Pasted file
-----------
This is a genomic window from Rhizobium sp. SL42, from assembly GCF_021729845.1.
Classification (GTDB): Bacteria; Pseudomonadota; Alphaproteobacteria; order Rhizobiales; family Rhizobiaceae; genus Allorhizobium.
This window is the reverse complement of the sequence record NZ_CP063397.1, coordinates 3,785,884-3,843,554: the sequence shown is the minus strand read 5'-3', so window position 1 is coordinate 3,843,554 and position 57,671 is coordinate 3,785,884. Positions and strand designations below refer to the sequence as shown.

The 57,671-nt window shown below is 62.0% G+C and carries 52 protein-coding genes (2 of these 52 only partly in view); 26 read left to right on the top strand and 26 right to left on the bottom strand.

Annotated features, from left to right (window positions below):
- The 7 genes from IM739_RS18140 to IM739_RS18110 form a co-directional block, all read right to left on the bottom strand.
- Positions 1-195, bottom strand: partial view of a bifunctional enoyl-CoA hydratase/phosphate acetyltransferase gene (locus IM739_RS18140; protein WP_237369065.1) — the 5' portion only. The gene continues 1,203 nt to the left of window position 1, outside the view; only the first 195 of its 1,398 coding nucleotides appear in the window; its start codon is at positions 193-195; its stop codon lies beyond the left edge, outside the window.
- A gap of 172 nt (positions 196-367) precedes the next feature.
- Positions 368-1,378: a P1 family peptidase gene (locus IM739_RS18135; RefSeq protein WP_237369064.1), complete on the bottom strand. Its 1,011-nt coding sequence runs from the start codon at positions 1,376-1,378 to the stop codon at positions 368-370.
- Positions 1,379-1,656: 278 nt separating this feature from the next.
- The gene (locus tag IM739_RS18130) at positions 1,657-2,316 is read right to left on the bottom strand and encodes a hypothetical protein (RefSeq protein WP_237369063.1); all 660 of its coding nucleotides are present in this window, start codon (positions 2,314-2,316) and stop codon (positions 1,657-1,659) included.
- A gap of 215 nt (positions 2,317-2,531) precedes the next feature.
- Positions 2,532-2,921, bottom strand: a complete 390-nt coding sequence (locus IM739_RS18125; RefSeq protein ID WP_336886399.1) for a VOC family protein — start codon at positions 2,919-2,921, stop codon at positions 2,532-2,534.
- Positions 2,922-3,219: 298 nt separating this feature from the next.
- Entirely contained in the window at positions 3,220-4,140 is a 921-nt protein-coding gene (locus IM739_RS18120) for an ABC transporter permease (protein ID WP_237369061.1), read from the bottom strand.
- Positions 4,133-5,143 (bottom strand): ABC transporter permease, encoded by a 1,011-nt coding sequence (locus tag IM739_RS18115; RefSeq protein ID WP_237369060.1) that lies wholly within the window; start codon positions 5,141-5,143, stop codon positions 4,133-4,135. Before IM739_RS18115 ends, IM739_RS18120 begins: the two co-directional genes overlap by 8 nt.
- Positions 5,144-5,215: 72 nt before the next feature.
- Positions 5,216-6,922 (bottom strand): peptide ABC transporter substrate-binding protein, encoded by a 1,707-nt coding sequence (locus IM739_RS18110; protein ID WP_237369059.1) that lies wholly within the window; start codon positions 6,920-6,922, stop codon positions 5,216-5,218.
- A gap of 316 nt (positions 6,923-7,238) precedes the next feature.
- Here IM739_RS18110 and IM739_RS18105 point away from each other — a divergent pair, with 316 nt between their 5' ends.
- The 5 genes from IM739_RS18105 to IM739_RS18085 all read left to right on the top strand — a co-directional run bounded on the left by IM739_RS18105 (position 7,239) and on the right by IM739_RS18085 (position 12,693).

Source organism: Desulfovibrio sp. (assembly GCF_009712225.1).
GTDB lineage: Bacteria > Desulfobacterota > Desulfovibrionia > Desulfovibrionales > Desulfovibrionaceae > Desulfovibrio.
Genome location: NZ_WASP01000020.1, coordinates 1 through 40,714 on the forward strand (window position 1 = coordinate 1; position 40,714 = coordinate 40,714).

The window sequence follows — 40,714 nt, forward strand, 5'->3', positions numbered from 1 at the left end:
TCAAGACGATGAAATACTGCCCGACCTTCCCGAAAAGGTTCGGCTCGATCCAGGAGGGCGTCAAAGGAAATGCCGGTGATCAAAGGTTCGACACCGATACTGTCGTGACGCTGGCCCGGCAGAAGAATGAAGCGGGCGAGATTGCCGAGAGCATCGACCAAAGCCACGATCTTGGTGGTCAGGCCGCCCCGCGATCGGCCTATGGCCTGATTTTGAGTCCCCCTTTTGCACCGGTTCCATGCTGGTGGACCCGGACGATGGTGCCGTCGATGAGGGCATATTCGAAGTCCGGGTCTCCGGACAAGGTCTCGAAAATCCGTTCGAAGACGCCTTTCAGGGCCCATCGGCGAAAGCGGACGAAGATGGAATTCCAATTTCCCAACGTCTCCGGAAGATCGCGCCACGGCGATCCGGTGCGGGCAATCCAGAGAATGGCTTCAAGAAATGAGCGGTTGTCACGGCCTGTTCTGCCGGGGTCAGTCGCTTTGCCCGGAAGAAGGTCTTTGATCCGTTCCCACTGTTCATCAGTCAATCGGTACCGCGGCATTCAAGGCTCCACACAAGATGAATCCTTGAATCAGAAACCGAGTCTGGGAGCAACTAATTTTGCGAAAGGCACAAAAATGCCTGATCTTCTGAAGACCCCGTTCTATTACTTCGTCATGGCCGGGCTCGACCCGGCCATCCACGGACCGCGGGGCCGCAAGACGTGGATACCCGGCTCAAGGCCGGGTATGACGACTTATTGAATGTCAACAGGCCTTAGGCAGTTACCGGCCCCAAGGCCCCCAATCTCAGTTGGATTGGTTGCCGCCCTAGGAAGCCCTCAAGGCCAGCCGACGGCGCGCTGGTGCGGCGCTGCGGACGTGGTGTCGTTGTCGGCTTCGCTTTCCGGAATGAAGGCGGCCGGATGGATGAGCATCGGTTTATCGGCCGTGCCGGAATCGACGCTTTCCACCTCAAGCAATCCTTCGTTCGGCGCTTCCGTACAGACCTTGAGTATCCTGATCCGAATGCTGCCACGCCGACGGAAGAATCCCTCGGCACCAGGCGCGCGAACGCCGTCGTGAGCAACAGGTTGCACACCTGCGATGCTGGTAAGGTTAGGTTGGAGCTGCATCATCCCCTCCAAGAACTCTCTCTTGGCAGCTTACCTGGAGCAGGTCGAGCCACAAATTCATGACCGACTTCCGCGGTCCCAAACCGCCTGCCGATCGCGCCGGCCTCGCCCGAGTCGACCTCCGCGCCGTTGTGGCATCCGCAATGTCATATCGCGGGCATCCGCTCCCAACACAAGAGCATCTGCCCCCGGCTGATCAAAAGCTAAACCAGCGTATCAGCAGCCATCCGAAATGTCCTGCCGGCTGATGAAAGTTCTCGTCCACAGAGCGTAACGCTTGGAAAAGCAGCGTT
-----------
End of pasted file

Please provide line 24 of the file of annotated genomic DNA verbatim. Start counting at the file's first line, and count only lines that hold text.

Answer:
Genome location: NZ_WASP01000020.1, coordinates 1 through 40,714 on the forward strand (window position 1 = coordinate 1; position 40,714 = coordinate 40,714).